Simona Rollinson came to Illinois from Bulgaria to further her computer science education. She went on to work for Follett Software in McHenry County, where she rose from programmer to president.
But in 2014, Cook County President Toni Preckwinkle asked her to leave that career behind to help bring the county’s aging information technology infrastructure into the 21st century.
In just four years, she has transformed the county’s information systems, making data more easily accessible to the public.
Now, she and her team are winning awards for their work.
Earlier this month, Rollinson was named Government Chief Information Officer of the Year in the Nonprofit category for “demonstrated excellence in technology leadership” at the ORBIE Awards.
Meanwhile, Cook County also picked up an Achievement Award from the National Association of Counties (NACo) for its medical examiner online data portal that provides up-to-date information about deaths in Cook County, including those caused by gun violence and the opioid epidemic.
So what persuaded a successful software executive to come to work for the county?
“I came to work for Cook County government because of President Preckwinkle’s leadership,” Rollinson said. “I was a fan long before I came to this administration. I am really inspired by her policies around criminal justice and public health care – so all of those things really resonated with me.”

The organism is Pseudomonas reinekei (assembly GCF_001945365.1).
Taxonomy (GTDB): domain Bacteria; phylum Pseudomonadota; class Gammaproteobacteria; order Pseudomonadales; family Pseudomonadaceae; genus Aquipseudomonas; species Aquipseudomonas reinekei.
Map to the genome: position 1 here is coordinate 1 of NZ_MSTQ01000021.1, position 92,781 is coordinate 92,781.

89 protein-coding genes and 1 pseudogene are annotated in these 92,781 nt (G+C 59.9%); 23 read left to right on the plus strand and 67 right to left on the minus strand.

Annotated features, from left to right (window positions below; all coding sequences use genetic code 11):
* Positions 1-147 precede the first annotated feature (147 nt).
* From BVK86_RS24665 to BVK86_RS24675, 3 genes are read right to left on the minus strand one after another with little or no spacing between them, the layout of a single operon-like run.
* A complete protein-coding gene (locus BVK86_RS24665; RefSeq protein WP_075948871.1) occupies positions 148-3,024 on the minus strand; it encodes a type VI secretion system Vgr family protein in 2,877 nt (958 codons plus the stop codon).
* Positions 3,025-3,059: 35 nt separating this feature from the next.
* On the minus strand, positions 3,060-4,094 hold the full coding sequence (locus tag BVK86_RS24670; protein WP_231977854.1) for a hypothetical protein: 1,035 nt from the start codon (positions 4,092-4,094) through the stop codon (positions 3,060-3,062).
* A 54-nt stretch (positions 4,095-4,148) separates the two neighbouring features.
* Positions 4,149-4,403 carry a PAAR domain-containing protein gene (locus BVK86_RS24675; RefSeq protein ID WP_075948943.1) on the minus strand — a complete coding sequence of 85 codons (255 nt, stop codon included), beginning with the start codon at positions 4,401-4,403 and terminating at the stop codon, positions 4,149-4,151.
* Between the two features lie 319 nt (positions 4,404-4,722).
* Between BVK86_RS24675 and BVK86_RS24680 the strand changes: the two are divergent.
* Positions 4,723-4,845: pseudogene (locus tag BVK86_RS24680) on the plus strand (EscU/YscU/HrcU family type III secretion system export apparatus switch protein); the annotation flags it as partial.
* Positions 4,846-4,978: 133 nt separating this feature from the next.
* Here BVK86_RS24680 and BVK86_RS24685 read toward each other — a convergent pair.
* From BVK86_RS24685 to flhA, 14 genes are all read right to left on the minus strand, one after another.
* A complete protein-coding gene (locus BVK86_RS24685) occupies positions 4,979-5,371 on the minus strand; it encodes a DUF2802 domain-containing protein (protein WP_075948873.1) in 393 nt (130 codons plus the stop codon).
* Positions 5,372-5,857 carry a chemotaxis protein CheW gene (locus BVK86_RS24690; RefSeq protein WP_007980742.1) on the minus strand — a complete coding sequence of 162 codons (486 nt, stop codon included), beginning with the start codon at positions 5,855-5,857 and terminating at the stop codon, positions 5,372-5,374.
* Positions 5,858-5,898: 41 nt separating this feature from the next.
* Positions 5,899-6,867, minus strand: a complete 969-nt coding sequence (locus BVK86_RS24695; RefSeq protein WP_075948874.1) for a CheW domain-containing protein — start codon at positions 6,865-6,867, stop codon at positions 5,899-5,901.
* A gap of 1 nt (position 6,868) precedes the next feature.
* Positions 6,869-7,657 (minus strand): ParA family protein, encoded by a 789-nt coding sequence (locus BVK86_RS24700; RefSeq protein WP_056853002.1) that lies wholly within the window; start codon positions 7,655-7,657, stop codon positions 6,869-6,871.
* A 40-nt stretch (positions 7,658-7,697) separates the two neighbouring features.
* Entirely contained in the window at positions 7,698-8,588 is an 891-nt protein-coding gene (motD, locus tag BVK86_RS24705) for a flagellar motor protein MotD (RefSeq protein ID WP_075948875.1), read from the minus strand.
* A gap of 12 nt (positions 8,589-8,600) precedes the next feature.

When she arrived, the county was still reliant on old technology – very old.
“The systems were quite old, they were mainframe-based, 40-year-old systems – so lifting them from the old world and coming up with new business processes and centralized systems was the first priority,” she said.
With an annual budget of $120 million, Rollinson is responsible for almost the entire IT infrastructure for the county, including telecommunications, data centers and financial systems.
“I’m responsible for all technologies for offices under the president and to varying degrees for the other elected officials,” Rollinson said.
One of the biggest challenges she faced was getting people to cooperate.
“Getting all of the elected officials to collaborate and come to the table and work in a common playground. That was a tall order,” she said. “I often say that we are not in the technology business, we are in the people business. It’s all about relationships and establishing common ground … working to build trust and credibility.”
Rollinson joins Phil Ponce to talk about leading Cook County’s technological transformation.